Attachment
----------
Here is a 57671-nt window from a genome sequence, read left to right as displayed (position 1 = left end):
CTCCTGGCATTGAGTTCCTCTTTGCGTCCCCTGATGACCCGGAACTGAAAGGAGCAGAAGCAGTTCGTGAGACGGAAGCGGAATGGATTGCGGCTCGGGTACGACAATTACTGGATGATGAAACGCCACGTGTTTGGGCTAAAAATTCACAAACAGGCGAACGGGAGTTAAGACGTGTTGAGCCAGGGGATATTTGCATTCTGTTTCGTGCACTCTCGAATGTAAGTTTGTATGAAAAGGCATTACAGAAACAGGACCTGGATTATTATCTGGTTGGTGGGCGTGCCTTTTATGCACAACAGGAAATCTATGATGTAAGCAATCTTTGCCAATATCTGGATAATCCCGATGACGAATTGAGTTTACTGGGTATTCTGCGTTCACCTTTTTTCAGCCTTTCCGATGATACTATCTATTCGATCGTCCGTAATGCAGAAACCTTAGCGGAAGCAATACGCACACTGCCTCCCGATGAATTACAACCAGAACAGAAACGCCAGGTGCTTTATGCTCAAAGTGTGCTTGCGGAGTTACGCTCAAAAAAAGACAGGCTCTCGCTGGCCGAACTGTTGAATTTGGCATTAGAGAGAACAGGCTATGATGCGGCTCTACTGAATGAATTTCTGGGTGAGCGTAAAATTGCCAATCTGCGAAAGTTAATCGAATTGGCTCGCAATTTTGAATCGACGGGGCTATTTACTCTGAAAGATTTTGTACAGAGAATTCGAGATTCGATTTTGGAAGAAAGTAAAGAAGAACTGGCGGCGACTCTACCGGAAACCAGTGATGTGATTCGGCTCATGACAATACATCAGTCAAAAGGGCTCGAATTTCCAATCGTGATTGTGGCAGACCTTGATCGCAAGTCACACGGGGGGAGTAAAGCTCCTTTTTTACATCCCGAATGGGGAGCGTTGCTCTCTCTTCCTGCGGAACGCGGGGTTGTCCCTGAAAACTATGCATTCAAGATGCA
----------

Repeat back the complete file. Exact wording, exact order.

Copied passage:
Here is a 57671-nt window from a genome sequence, read left to right as displayed (position 1 = left end):
CTCCTGGCATTGAGTTCCTCTTTGCGTCCCCTGATGACCCGGAACTGAAAGGAGCAGAAGCAGTTCGTGAGACGGAAGCGGAATGGATTGCGGCTCGGGTACGACAATTACTGGATGATGAAACGCCACGTGTTTGGGCTAAAAATTCACAAACAGGCGAACGGGAGTTAAGACGTGTTGAGCCAGGGGATATTTGCATTCTGTTTCGTGCACTCTCGAATGTAAGTTTGTATGAAAAGGCATTACAGAAACAGGACCTGGATTATTATCTGGTTGGTGGGCGTGCCTTTTATGCACAACAGGAAATCTATGATGTAAGCAATCTTTGCCAATATCTGGATAATCCCGATGACGAATTGAGTTTACTGGGTATTCTGCGTTCACCTTTTTTCAGCCTTTCCGATGATACTATCTATTCGATCGTCCGTAATGCAGAAACCTTAGCGGAAGCAATACGCACACTGCCTCCCGATGAATTACAACCAGAACAGAAACGCCAGGTGCTTTATGCTCAAAGTGTGCTTGCGGAGTTACGCTCAAAAAAAGACAGGCTCTCGCTGGCCGAACTGTTGAATTTGGCATTAGAGAGAACAGGCTATGATGCGGCTCTACTGAATGAATTTCTGGGTGAGCGTAAAATTGCCAATCTGCGAAAGTTAATCGAATTGGCTCGCAATTTTGAATCGACGGGGCTATTTACTCTGAAAGATTTTGTACAGAGAATTCGAGATTCGATTTTGGAAGAAAGTAAAGAAGAACTGGCGGCGACTCTACCGGAAACCAGTGATGTGATTCGGCTCATGACAATACATCAGTCAAAAGGGCTCGAATTTCCAATCGTGATTGTGGCAGACCTTGATCGCAAGTCACACGGGGGGAGTAAAGCTCCTTTTTTACATCCCGAATGGGGAGCGTTGCTCTCTCTTCCTGCGGAACGCGGGGTTGTCCCTGAAAACTATGCATTCAAGATGCA